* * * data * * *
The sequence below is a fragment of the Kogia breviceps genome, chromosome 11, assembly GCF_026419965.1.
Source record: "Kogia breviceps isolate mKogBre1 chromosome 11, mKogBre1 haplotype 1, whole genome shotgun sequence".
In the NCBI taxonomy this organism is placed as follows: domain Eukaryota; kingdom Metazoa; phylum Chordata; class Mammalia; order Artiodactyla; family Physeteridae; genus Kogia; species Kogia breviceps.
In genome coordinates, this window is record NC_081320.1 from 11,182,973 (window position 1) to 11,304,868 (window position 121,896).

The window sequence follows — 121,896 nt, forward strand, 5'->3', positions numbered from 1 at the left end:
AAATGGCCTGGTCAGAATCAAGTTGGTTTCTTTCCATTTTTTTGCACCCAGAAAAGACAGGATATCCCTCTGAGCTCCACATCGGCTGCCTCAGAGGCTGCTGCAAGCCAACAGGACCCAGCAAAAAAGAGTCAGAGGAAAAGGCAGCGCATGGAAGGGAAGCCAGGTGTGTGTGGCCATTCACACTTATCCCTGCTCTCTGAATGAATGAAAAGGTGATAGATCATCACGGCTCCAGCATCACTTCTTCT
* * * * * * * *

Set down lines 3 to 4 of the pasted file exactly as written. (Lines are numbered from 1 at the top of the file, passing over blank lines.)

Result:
In the NCBI taxonomy this organism is placed as follows: domain Eukaryota; kingdom Metazoa; phylum Chordata; class Mammalia; order Artiodactyla; family Physeteridae; genus Kogia; species Kogia breviceps.
In genome coordinates, this window is record NC_081320.1 from 11,182,973 (window position 1) to 11,304,868 (window position 121,896).